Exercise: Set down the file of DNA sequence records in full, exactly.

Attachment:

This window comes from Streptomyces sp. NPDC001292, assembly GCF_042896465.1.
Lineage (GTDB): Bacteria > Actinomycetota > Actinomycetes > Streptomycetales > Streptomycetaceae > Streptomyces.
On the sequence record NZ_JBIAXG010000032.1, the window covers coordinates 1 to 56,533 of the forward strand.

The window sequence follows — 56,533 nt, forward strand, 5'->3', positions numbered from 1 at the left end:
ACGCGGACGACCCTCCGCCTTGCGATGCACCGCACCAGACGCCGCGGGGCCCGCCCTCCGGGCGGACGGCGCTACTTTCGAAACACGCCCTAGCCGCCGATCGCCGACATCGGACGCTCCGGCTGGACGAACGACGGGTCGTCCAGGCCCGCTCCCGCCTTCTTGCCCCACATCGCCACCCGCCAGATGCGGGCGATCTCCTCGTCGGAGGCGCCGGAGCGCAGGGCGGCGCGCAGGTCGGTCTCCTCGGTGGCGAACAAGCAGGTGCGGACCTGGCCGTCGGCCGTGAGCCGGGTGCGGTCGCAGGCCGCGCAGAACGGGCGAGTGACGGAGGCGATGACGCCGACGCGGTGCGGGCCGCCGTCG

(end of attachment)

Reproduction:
This window comes from Streptomyces sp. NPDC001292, assembly GCF_042896465.1.
Lineage (GTDB): Bacteria > Actinomycetota > Actinomycetes > Streptomycetales > Streptomycetaceae > Streptomyces.
On the sequence record NZ_JBIAXG010000032.1, the window covers coordinates 1 to 56,533 of the forward strand.

The window sequence follows — 56,533 nt, forward strand, 5'->3', positions numbered from 1 at the left end:
ACGCGGACGACCCTCCGCCTTGCGATGCACCGCACCAGACGCCGCGGGGCCCGCCCTCCGGGCGGACGGCGCTACTTTCGAAACACGCCCTAGCCGCCGATCGCCGACATCGGACGCTCCGGCTGGACGAACGACGGGTCGTCCAGGCCCGCTCCCGCCTTCTTGCCCCACATCGCCACCCGCCAGATGCGGGCGATCTCCTCGTCGGAGGCGCCGGAGCGCAGGGCGGCGCGCAGGTCGGTCTCCTCGGTGGCGAACAAGCAGGTGCGGACCTGGCCGTCGGCCGTGAGCCGGGTGCGGTCGCAGGCCGCGCAGAACGGGCGAGTGACGGAGGCGATGACGCCGACGCGGTGCGGGCCGCCGTCG